Will the same kind of conflagration seen on the Gaza Border spread to Judea and Samaria? Israeli analysts believe that such an eventuality is not likely.
By Jack Gold, World Israel News
A fire balloon was found for the third time in a week in Jerusalem, this time in the southwest neighborhood of Ein Kerem, raising fears that Gaza’s arson terror will spread to the center of the country.
In addition to Jerusalem, balloons tied to flammable materials were recently found in Rishon Letzion, Bat Yam and Givat Brenner near the coast, and in the cities of Modi’in and Beit Shemesh in central Israel.
“The police department has advised that, due to changing weather conditions, Molotov balloons and explosive balloons sent from Gaza have been spotted in areas much farther than before,” a medical first-response group in Beit Shemesh said in an alert on Sunday.
“The police urge that all residents be aware of found balloons lying on the street, in yards, or in trees,” the alert warned.
Gaza source doubtful
Security officials believe that the balloons originate from Judea and Samaria, and not from Gaza, which is situated tens of miles away from the targeted cities.
A police source noted that a balloon was found earlier this month in the backyard of a house in Givat Ze’ev, a Jerusalem suburb. Givat Ze’ev is situated adjacent to several Arab neighborhoods.
The incident is in line with several similar cases in Judea and Samaria, he says, indicating Palestinians from the territories may be trying to mimic the Gaza attacks by launching incendiary balloons into central Israeli cities.
All the balloons were found in open areas and none caused any damage. A source within the fire department told Ynet news that in 99 percent of the incidents, by the time the balloons reached their targets they were no longer burning. However, he said that every incident is taken seriously, and firefighters are always dispatched to the scene to ensure that there is no threat of a fire.
Arson balloons appearing outside of areas surrounding the Gaza Strip naturally raises concerns that Palestinians in Judea and Samaria may imitate not only large-scale arson attacks but also the mass violent riots carried out for months by Gazan Arabs.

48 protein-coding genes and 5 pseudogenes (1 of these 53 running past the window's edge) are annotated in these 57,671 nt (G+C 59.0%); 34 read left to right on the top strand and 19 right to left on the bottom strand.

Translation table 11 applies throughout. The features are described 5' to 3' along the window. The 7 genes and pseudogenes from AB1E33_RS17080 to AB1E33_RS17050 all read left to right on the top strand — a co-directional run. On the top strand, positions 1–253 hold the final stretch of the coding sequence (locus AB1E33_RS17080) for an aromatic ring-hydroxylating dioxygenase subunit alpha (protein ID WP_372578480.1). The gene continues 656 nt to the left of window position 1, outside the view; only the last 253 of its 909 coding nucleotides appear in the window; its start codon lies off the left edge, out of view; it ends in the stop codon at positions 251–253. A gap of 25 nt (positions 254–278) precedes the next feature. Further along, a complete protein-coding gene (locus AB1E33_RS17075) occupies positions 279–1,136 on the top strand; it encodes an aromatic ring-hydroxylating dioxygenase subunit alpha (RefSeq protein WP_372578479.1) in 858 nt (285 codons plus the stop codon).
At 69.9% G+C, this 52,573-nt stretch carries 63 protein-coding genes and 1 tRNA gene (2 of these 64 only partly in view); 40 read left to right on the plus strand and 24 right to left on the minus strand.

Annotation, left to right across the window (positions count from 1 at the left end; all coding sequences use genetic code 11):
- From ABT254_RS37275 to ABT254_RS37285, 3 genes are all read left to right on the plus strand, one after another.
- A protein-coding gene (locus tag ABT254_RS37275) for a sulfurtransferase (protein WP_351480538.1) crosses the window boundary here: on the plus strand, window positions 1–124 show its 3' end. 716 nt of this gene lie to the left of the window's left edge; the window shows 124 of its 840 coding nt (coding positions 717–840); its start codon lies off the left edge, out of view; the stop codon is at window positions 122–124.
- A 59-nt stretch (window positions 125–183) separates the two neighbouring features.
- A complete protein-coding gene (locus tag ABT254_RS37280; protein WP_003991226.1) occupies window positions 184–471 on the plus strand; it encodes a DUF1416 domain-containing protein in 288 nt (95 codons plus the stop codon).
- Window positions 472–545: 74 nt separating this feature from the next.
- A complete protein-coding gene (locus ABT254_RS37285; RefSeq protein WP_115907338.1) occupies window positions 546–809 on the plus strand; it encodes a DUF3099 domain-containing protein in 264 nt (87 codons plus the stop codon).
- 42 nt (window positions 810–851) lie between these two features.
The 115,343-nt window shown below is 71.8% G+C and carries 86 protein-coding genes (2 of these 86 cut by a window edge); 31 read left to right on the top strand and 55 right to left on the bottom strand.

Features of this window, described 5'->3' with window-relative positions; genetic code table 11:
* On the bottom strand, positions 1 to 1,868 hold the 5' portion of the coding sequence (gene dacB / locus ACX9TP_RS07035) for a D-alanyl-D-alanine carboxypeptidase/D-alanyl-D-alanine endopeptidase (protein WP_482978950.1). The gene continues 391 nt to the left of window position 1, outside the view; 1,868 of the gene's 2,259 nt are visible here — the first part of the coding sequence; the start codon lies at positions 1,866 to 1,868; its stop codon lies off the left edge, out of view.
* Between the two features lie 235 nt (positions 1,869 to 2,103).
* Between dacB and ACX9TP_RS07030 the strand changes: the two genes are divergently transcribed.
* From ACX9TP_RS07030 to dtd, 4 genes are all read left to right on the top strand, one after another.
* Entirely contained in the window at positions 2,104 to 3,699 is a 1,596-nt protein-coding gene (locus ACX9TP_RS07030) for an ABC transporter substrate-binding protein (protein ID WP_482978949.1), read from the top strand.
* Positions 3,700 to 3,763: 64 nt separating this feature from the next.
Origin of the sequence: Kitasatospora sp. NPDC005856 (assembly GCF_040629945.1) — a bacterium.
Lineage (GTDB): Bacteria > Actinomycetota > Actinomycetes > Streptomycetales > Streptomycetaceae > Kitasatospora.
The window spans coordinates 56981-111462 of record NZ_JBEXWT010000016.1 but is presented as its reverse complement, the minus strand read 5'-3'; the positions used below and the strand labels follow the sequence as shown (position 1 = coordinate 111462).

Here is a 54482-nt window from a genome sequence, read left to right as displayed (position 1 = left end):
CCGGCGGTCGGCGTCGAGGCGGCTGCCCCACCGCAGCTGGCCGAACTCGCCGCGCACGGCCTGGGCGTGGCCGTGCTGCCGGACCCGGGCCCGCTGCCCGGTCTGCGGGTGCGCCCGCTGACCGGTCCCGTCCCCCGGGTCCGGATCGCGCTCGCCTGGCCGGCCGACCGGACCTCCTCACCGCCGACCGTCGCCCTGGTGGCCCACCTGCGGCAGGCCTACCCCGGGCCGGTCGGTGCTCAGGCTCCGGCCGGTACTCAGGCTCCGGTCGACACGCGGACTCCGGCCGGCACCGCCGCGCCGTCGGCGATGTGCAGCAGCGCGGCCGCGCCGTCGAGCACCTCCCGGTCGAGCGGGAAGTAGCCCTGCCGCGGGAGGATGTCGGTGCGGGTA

However, a senior IDF intelligence officer told World Israel News that the chances of such a development are unlikely.
While Gaza is controlled by Hamas, the “level of the flames” in the Palestinian street in Judea and Samaria is controlled by the Palestinian Authority, led by Mahmoud Abbas, he says.
The two Palestinian factions have been at odds for years, and therefore a scenario in which the PA turns violent in solidarity with Gaza is not an option, he explains. Abbas would not allow a situation in which it appears that Hamas has any influence in the areas under his control.
The high-ranking officer noted that in an event of a full-fledged war between Israel and Hamas in Gaza, the possibility of Fatah-led marches in the PA becomes more viable. But in general, he does not expect the PA to erupt like Gaza.
He added that the Israeli army’s and Israel’s Security Agency’s (or Shin Bet’s) unhindered ability to operate within PA territory makes such a violent development slim.
When considering such a threat emanating from Judea and Samaria, another factor should be taken into consideration, the IDF officer says. While the economic situation in Gaza is dire and the enclave is constantly teetering on the verge of a humanitarian crisis, the situation in the PA is significantly better.
The Palestinian population in the PA is far more linked to the Israeli economy than in Gaza, and therefore much more vulnerable, he says. Many Palestinians are employed in Israeli businesses. They are susceptible to losing their livelihood in the event of violence, which would inevitably lead to an Israeli shutdown of PA-controlled areas.
Simply put, PA Arabs have a lot more to lose than the Arabs of Gaza, and are therefore less likely to resort to violence against Israel, he says.
Bar-Ilan University Professor Mordechai Kedar, a prominent scholar of Arabic, Islam and the Middle East, agrees that no comparison can be made between Gaza and the PA. He sees zero scenario in which PA Arabs mimic the “March of Return,” Hamas’ term for the violent riots on the Israel-Gaza border.
Kedar also listed Hamas’ lack of influence in the PA, the Shin Bet’s full operational ability within the PA areas, and economic factors as the reasons why the PA and Gaza are so dissimilar.
He underscored that “there is nothing in common” between the PA and Gaza Arabs, and that essentially they are two different societies.